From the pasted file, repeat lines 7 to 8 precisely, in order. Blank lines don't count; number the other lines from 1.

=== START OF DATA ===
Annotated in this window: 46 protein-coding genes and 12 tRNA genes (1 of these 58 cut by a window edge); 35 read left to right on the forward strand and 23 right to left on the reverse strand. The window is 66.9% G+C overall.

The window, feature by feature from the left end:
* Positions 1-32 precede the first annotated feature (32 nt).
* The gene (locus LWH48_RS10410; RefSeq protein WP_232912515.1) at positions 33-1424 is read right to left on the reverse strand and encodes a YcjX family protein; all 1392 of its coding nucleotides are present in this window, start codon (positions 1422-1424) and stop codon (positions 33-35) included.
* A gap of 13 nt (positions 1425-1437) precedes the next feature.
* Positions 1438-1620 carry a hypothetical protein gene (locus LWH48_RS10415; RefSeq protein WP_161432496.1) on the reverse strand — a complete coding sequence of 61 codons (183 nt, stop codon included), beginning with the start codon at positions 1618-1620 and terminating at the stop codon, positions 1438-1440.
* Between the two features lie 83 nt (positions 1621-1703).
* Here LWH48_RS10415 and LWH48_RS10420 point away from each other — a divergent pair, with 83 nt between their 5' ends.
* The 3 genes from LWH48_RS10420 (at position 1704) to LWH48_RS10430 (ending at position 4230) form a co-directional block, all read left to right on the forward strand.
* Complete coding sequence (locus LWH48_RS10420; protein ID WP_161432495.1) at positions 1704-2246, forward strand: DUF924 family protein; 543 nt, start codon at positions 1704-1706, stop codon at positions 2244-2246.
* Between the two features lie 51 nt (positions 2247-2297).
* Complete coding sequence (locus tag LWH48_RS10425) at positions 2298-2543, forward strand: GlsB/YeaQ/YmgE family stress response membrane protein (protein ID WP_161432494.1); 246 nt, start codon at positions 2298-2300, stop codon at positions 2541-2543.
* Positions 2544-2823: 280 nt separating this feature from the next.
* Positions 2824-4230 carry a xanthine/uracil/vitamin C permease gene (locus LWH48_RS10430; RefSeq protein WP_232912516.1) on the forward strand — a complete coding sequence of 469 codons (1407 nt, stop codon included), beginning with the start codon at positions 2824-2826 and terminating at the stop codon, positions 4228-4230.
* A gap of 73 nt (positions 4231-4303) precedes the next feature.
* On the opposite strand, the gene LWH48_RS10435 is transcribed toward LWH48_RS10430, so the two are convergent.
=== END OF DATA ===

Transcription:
* Between the two features lie 83 nt (positions 1621-1703).
* Here LWH48_RS10415 and LWH48_RS10420 point away from each other — a divergent pair, with 83 nt between their 5' ends.